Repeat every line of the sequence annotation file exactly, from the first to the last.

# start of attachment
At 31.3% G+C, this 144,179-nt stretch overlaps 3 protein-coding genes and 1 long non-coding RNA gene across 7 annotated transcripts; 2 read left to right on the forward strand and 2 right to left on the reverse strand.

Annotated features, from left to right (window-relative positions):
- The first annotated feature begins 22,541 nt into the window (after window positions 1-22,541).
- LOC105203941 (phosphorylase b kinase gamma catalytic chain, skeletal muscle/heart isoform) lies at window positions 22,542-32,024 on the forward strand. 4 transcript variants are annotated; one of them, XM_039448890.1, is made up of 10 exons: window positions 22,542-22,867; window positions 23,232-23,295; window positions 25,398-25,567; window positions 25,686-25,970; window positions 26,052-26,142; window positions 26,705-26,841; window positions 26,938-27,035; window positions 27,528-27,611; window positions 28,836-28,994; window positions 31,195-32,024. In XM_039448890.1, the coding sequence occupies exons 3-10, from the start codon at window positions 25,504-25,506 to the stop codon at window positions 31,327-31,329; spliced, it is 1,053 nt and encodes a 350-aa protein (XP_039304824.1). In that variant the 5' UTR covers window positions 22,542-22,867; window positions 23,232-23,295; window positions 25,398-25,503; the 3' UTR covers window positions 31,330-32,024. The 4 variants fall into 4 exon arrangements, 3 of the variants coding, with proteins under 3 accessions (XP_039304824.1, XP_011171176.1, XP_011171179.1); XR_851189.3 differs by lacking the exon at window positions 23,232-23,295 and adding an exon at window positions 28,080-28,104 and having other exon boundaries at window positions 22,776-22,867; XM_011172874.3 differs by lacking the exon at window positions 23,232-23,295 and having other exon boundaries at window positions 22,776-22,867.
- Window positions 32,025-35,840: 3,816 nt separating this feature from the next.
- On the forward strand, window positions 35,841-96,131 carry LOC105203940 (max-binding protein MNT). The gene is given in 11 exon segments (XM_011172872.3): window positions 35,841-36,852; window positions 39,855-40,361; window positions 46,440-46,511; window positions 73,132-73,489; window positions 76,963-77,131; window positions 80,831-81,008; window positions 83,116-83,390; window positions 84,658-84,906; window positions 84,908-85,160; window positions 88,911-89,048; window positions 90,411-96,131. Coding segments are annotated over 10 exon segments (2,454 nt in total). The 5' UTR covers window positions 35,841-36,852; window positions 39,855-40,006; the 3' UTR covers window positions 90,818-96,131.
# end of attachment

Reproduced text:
At 31.3% G+C, this 144,179-nt stretch overlaps 3 protein-coding genes and 1 long non-coding RNA gene across 7 annotated transcripts; 2 read left to right on the forward strand and 2 right to left on the reverse strand.

Annotated features, from left to right (window-relative positions):
- The first annotated feature begins 22,541 nt into the window (after window positions 1-22,541).
- LOC105203941 (phosphorylase b kinase gamma catalytic chain, skeletal muscle/heart isoform) lies at window positions 22,542-32,024 on the forward strand. 4 transcript variants are annotated; one of them, XM_039448890.1, is made up of 10 exons: window positions 22,542-22,867; window positions 23,232-23,295; window positions 25,398-25,567; window positions 25,686-25,970; window positions 26,052-26,142; window positions 26,705-26,841; window positions 26,938-27,035; window positions 27,528-27,611; window positions 28,836-28,994; window positions 31,195-32,024. In XM_039448890.1, the coding sequence occupies exons 3-10, from the start codon at window positions 25,504-25,506 to the stop codon at window positions 31,327-31,329; spliced, it is 1,053 nt and encodes a 350-aa protein (XP_039304824.1). In that variant the 5' UTR covers window positions 22,542-22,867; window positions 23,232-23,295; window positions 25,398-25,503; the 3' UTR covers window positions 31,330-32,024. The 4 variants fall into 4 exon arrangements, 3 of the variants coding, with proteins under 3 accessions (XP_039304824.1, XP_011171176.1, XP_011171179.1); XR_851189.3 differs by lacking the exon at window positions 23,232-23,295 and adding an exon at window positions 28,080-28,104 and having other exon boundaries at window positions 22,776-22,867; XM_011172874.3 differs by lacking the exon at window positions 23,232-23,295 and having other exon boundaries at window positions 22,776-22,867.
- Window positions 32,025-35,840: 3,816 nt separating this feature from the next.
- On the forward strand, window positions 35,841-96,131 carry LOC105203940 (max-binding protein MNT). The gene is given in 11 exon segments (XM_011172872.3): window positions 35,841-36,852; window positions 39,855-40,361; window positions 46,440-46,511; window positions 73,132-73,489; window positions 76,963-77,131; window positions 80,831-81,008; window positions 83,116-83,390; window positions 84,658-84,906; window positions 84,908-85,160; window positions 88,911-89,048; window positions 90,411-96,131. Coding segments are annotated over 10 exon segments (2,454 nt in total). The 5' UTR covers window positions 35,841-36,852; window positions 39,855-40,006; the 3' UTR covers window positions 90,818-96,131.